Compared to 2019, the average assessment of overall life satisfaction changed slightly in 2020; it decreased from 7.5 to 7.4 on the scale from 0 (“not at all satisfied”) to 10 (“completely satisfied”).




Goods and activities that have to be paid for more accessible

The share of persons aged 16+ who got together with friends/relatives for a drink/meal was 92% in 2020; this is 1 percentage point fewer than in 2019. The share of persons who could not afford to do so because of financial difficulties stayed the same (3%).  

More than half of persons aged 16+ (54%) regularly participated in leisure activities (e.g. sport, cinema, concerts, etc.) that have to be paid; this is 1 percentage point fewer than in 2019. The share of persons that could not afford to participate in such activities due to financial difficulties decreased by 1 percentage point in 2020 (from 12% to 11%).

89% of people spent a small amount of money on themselves almost every week; this is 1 percentage point fewer than in 2019. Due to financial reasons, 5% of persons could not afford it, which is 1 percentage point fewer than in 2019.


Change of household income over a period of one year

Since 2019, the Living Conditions survey has also included a subjective feeling about the change in the amount of net household income. Households estimate how their total net income has changed in the last 12 months. In 2019, 23% of households stated that their income increased in the last 12 months, and 9% that their income decreased, while in all other households their income remained approximately the same as in the last 12 months before the survey. In 2020, based on household statements, income increased for 24% of households compared to 12 months before the survey, while it decreased for 9% of households.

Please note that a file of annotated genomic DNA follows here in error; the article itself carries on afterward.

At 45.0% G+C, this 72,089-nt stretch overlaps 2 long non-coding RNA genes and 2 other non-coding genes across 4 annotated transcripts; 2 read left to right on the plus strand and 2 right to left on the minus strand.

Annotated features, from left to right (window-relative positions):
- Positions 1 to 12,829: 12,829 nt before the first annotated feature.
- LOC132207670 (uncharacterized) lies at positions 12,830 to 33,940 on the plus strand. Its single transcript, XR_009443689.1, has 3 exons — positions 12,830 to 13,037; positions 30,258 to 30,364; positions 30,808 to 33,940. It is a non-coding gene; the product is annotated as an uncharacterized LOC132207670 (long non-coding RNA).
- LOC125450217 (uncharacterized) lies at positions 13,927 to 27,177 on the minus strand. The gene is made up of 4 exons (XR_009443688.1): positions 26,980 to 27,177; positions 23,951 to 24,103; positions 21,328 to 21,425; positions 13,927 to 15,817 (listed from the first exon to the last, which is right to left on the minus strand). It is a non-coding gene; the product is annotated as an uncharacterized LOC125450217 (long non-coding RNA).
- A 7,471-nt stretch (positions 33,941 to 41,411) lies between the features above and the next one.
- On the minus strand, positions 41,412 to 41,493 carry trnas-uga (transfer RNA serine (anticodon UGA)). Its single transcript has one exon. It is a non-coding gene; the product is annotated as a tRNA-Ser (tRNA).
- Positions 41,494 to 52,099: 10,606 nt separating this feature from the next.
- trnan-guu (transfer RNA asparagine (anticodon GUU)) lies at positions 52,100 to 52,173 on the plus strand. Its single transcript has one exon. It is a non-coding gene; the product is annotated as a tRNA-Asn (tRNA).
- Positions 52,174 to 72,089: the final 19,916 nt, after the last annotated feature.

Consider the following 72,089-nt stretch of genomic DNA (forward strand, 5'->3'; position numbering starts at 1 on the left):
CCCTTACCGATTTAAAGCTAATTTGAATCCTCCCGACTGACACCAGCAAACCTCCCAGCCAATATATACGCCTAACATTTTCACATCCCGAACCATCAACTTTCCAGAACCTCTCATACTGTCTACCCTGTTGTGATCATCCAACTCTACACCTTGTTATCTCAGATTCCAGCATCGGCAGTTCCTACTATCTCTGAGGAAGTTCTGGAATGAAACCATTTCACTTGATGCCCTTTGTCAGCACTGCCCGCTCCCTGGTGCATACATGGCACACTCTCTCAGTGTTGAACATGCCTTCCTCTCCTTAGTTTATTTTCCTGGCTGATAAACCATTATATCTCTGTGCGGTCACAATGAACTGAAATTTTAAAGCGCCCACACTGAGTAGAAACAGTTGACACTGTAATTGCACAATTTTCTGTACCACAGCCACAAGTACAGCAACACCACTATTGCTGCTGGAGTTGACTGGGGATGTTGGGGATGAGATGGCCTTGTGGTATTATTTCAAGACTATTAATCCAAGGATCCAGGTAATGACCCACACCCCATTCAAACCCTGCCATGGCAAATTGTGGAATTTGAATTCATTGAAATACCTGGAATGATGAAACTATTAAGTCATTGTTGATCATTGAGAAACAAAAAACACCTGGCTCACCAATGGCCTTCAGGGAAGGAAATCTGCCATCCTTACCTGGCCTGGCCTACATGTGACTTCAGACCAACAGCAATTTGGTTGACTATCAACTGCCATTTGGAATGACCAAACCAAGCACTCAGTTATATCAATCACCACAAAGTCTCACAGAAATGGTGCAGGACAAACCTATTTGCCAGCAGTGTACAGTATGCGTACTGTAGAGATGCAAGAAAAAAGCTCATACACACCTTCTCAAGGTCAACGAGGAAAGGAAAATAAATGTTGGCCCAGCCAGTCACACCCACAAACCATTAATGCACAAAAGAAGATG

Among households whose income increased, the main reason for the increase in income was the indexation/re-evaluation of salary (15% in 2019 and 23% in 2020), an increase in wages (2019: 26%, 2020: 21%) and an increase in social benefits (approximately a third of households). Among the households whose income decreased, the most common reason for the decrease in income was loss of work or unemployment (more than 20% of households in all periods observed), other unlisted reasons for the decrease (13% in 2019 and 21% in 2020), wage reduction (2019: 11%, 2020: 14%) and retirement (approximately 10% of households in both years). More detailed information is available in the attached Excel file.


METHODOLOGICAL NOTE
Today we are publishing provisional data from the Survey on Income and Living Conditions (SILC), which were collected with the survey questionnaire in the first half of the year for 2019, and in two periods for 2020. Due to the COVID-19 epidemic, data were collected in 2020 from 15 January to 15 March (first collection period - before the health crisis) and from 15 May to 15 September (second collection period - during the health crisis or after the first wave of the COVID-19 epidemic). Later we will add to these data additional data from registers and administrative sources. The final data may therefore differ slightly from the provisional data due to additional data from other sources and further statistical processing of the data.

Final data for 2020 will be published on 17 June 2021.  At the same time, final data in the field of "Indicators of income, poverty and social exclusion" will be published.  More detailed  data by various cross-sections will be published in the SiStat Database on 8 July 2021.

The title of the publications "Living conditions of children, Slovenia, 2020", announced for 23 September 2021 and 21 October 2021, was changed  on 4 February 2021 to "Over-indebtedness, consumption and property, Slovenia, 2020". Final data will be published on 23 September, and then on 21 October detailed data from the ad hoc module "Over-indebtedness, consumption and assets, Slovenia, 2020".